During a typical session the teacher will share what the content domain/s the children will be focusing on for that session. Teachers carefully select up to 4 key vocabulary words they want the children to learn that week. These are taken from the structured vocabulary lists (Tier 2 whole school word progression – Vocabulary Ninja). These will be taught, over learnt and embedded throughout the rest of the week during VIPER sessions and across the wider school day to allow for children to use these words in different contexts. Where appropriate they are applied during writing sessions. These word walls/ banks are displayed in all classrooms and built upon over time.
During these sessions teachers cover fiction texts 3 days a week and non-fiction 2 days a week. To revisit and embed learning the non-fiction texts focus on the previous year groups curriculum learning and are adapted from Literacy Shed + Comprehension materials. For example, the Egyptians are revisited in Y5 to extend, revisit and embed learning in history from Y4. Poetry and videos are used at least once a term to ensure the children are accessing learning from a wide range of genres. Types of text given are appropriate to the age and key stage of the children.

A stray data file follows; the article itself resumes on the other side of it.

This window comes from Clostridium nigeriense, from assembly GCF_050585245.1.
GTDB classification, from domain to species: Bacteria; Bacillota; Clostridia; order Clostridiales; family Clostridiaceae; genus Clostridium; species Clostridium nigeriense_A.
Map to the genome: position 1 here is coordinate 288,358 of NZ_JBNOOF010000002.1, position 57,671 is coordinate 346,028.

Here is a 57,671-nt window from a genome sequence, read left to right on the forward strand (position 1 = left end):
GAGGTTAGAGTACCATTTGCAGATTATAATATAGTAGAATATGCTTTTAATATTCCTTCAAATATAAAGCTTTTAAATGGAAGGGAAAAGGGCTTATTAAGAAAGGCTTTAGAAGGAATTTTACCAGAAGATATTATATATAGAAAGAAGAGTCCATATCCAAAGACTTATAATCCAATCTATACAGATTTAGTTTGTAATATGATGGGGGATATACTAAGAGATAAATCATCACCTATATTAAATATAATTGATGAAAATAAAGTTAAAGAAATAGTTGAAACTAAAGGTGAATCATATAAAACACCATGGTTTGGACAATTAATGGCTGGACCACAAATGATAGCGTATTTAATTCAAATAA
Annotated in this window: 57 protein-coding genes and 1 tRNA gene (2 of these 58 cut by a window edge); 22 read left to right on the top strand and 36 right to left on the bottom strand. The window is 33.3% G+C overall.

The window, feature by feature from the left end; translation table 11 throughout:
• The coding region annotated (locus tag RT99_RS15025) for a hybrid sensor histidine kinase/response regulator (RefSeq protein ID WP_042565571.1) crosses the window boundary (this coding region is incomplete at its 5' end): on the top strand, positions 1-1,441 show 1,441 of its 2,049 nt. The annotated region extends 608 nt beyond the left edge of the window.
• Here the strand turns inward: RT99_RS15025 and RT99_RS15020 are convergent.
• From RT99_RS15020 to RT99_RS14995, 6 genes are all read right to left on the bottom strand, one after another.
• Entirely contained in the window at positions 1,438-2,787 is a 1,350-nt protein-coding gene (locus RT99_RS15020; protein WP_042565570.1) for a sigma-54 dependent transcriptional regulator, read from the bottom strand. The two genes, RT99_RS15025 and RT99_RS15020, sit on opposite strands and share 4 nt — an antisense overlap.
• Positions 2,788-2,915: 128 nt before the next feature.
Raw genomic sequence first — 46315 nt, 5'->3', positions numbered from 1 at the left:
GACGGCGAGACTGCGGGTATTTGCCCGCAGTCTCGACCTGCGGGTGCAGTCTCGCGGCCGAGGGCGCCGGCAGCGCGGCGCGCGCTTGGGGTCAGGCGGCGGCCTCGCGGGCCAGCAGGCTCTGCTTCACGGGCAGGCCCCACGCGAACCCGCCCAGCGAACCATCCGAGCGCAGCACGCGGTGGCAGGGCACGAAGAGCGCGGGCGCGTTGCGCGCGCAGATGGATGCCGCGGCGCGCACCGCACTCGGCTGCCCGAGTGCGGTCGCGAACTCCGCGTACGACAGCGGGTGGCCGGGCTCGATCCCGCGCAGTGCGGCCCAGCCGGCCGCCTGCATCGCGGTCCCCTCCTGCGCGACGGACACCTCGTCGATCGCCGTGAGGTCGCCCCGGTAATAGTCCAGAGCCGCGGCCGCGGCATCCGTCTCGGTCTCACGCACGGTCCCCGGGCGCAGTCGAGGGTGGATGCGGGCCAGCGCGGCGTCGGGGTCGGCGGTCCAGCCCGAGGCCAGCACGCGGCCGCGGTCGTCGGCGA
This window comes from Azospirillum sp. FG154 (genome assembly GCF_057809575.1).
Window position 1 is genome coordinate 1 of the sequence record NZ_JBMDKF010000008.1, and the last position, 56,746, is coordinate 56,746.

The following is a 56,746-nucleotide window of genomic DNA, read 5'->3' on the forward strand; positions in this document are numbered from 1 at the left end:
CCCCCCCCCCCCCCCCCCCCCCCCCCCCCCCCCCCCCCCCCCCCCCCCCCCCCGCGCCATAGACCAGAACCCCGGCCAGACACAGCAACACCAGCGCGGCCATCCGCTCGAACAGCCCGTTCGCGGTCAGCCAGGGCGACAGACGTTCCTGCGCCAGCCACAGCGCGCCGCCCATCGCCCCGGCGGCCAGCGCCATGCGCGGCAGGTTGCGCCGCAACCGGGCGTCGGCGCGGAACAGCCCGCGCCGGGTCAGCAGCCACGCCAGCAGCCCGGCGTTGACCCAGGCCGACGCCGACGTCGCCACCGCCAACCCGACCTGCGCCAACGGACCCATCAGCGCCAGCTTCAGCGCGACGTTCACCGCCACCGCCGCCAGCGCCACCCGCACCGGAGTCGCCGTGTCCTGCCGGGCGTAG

Children read during these sessions in a variety of different ways. They will hear the teacher model fluent reading and then have time to reread the same extract themselves, they may read individually and feedback, work in groups, take turns in pairs or read aloud to their peers. They may participate in choral reading, echo reading or sessions where children read the words of characters and the others the storyline. You may see a number of these different strategies during one session.